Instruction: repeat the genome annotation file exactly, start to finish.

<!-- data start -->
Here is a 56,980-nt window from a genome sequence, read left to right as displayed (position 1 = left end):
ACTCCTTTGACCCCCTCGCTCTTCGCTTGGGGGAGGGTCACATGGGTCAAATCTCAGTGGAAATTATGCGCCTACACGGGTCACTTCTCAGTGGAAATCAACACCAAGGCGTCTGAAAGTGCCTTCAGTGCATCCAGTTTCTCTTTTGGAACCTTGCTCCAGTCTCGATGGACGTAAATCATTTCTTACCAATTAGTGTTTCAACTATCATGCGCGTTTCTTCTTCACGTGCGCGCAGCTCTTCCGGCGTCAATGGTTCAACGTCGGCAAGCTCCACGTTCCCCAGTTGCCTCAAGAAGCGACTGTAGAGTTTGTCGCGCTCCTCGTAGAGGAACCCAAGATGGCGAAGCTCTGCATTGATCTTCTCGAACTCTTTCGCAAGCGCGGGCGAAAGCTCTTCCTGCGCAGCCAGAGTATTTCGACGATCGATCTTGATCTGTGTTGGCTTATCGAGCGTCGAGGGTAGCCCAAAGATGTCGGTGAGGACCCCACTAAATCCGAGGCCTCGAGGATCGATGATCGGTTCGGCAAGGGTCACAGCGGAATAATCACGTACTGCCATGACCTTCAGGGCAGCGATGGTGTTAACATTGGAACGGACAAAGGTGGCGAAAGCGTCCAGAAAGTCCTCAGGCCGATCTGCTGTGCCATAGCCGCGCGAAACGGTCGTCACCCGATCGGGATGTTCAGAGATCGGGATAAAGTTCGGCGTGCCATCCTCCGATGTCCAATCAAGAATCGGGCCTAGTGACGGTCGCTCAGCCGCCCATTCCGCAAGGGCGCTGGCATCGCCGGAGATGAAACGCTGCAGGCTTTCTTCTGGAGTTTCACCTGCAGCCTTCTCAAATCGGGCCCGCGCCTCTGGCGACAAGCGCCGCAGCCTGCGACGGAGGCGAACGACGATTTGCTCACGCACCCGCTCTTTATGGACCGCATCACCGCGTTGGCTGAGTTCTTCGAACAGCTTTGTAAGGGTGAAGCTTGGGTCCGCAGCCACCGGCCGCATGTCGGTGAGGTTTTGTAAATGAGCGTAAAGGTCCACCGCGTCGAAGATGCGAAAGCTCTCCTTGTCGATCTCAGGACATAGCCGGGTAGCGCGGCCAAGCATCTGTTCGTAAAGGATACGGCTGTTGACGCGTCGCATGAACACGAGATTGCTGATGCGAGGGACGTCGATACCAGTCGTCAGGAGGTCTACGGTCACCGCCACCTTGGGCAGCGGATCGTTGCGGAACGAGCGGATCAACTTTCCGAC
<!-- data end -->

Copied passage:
Here is a 56,980-nt window from a genome sequence, read left to right as displayed (position 1 = left end):
ACTCCTTTGACCCCCTCGCTCTTCGCTTGGGGGAGGGTCACATGGGTCAAATCTCAGTGGAAATTATGCGCCTACACGGGTCACTTCTCAGTGGAAATCAACACCAAGGCGTCTGAAAGTGCCTTCAGTGCATCCAGTTTCTCTTTTGGAACCTTGCTCCAGTCTCGATGGACGTAAATCATTTCTTACCAATTAGTGTTTCAACTATCATGCGCGTTTCTTCTTCACGTGCGCGCAGCTCTTCCGGCGTCAATGGTTCAACGTCGGCAAGCTCCACGTTCCCCAGTTGCCTCAAGAAGCGACTGTAGAGTTTGTCGCGCTCCTCGTAGAGGAACCCAAGATGGCGAAGCTCTGCATTGATCTTCTCGAACTCTTTCGCAAGCGCGGGCGAAAGCTCTTCCTGCGCAGCCAGAGTATTTCGACGATCGATCTTGATCTGTGTTGGCTTATCGAGCGTCGAGGGTAGCCCAAAGATGTCGGTGAGGACCCCACTAAATCCGAGGCCTCGAGGATCGATGATCGGTTCGGCAAGGGTCACAGCGGAATAATCACGTACTGCCATGACCTTCAGGGCAGCGATGGTGTTAACATTGGAACGGACAAAGGTGGCGAAAGCGTCCAGAAAGTCCTCAGGCCGATCTGCTGTGCCATAGCCGCGCGAAACGGTCGTCACCCGATCGGGATGTTCAGAGATCGGGATAAAGTTCGGCGTGCCATCCTCCGATGTCCAATCAAGAATCGGGCCTAGTGACGGTCGCTCAGCCGCCCATTCCGCAAGGGCGCTGGCATCGCCGGAGATGAAACGCTGCAGGCTTTCTTCTGGAGTTTCACCTGCAGCCTTCTCAAATCGGGCCCGCGCCTCTGGCGACAAGCGCCGCAGCCTGCGACGGAGGCGAACGACGATTTGCTCACGCACCCGCTCTTTATGGACCGCATCACCGCGTTGGCTGAGTTCTTCGAACAGCTTTGTAAGGGTGAAGCTTGGGTCCGCAGCCACCGGCCGCATGTCGGTGAGGTTTTGTAAATGAGCGTAAAGGTCCACCGCGTCGAAGATGCGAAAGCTCTCCTTGTCGATCTCAGGACATAGCCGGGTAGCGCGGCCAAGCATCTGTTCGTAAAGGATACGGCTGTTGACGCGTCGCATGAACACGAGATTGCTGATGCGAGGGACGTCGATACCAGTCGTCAGGAGGTCTACGGTCACCGCCACCTTGGGCAGCGGATCGTTGCGGAACGAGCGGATCAACTTTCCGAC